16. Roger says:

    Had one Monday and it was fair. My tomato slice was the very bottom of the tomato, very thin and crunchy hard. Since didn’t find it right away, I honestly thought this while eating and absolutely apologize in advance: Hey this W is 2 all beef patties, there’s special sauce, lettuce, cheese, pickles, onions on a Non-sesame seed bun! Where’s the bun heel in the middle? I think the W flavor is different than my Big Mac moment, but maybe did experience a repressed memory of a Big Boy on steroids.

  17. Chefprotoss says:

    Am I the only person that loves thousand island on a burger?

    • Ryan says:

      I’m a fan.

    • Manavee says:

      I like 1000 Island on just about everything, burgers included.

      The combo of 1000 Island and Fritos is the bomb.

      • Murray says:

        I’m not a health nut, nor am I a doctor, but I’m not sure 1000 Island dressing and Fritos is a good idea.

        In MN, Wendy’s has featured a burger named after former MN Twins great, Bert Blyleven, the last couple of summers as a fund raiser for his charity. They call it “Bert’s Burger”. What’s the secret ingredient?…1000 Island Dressing.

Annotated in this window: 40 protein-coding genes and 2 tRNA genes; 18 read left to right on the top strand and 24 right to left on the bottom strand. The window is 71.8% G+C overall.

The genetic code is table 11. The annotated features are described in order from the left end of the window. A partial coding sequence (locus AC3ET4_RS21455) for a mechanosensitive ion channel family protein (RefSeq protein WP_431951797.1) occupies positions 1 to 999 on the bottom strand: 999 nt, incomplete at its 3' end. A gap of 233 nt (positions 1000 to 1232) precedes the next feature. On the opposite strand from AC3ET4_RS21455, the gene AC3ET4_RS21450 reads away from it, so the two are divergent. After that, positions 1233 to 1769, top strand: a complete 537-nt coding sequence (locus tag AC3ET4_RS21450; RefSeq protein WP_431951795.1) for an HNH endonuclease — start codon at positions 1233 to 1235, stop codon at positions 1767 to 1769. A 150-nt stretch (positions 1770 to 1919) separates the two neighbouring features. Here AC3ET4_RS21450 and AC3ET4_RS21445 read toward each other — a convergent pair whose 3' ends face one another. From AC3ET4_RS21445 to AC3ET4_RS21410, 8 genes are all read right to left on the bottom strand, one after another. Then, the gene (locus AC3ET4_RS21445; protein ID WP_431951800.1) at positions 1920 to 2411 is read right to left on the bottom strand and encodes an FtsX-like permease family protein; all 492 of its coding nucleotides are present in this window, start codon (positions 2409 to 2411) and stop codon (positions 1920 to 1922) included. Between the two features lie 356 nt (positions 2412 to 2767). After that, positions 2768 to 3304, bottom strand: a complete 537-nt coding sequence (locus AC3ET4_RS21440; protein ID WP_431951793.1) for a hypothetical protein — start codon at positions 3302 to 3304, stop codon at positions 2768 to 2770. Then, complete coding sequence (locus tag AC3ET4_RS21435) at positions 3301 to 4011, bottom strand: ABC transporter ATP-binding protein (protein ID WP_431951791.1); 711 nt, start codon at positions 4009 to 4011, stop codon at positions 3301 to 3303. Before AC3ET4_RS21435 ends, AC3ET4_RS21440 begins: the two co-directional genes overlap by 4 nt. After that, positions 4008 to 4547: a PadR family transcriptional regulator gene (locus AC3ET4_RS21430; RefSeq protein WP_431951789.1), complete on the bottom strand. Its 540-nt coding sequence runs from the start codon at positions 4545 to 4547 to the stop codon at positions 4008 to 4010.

• SmoledMan says:

        You should have 1000 Island dressing fed into you via IV drip.

    • larry says:

      I can eat 1000 island but I’d like to dump all Ranch dressing into the oceans.

  18. Aimee says:

    When i worked at Wendy’s, you had to specifically tell them that you wanted one piece of cheese on top of each burger, otherwise both pieces go in the middle so they can get melty.

    Having said that, this isn’t something that would appeal to me, and I didn’t see it at our Wendy’s earlier this week.

    I’m still pissed they brought back the name Monterrey Ranch without bringing back the actual original sandwich to go along with it.

  19. kikurage says:

    $2.99?! It is a value price for me!

  20. Chefprotoss says:

    Awww, ranch does have its place. Not on the pedistal wich it currently sits though.

  21. richardg says:

    Just picked it up yesterday DAMN this thing was good! Came back today for another one, don’t pass it up!

  22. drpep says: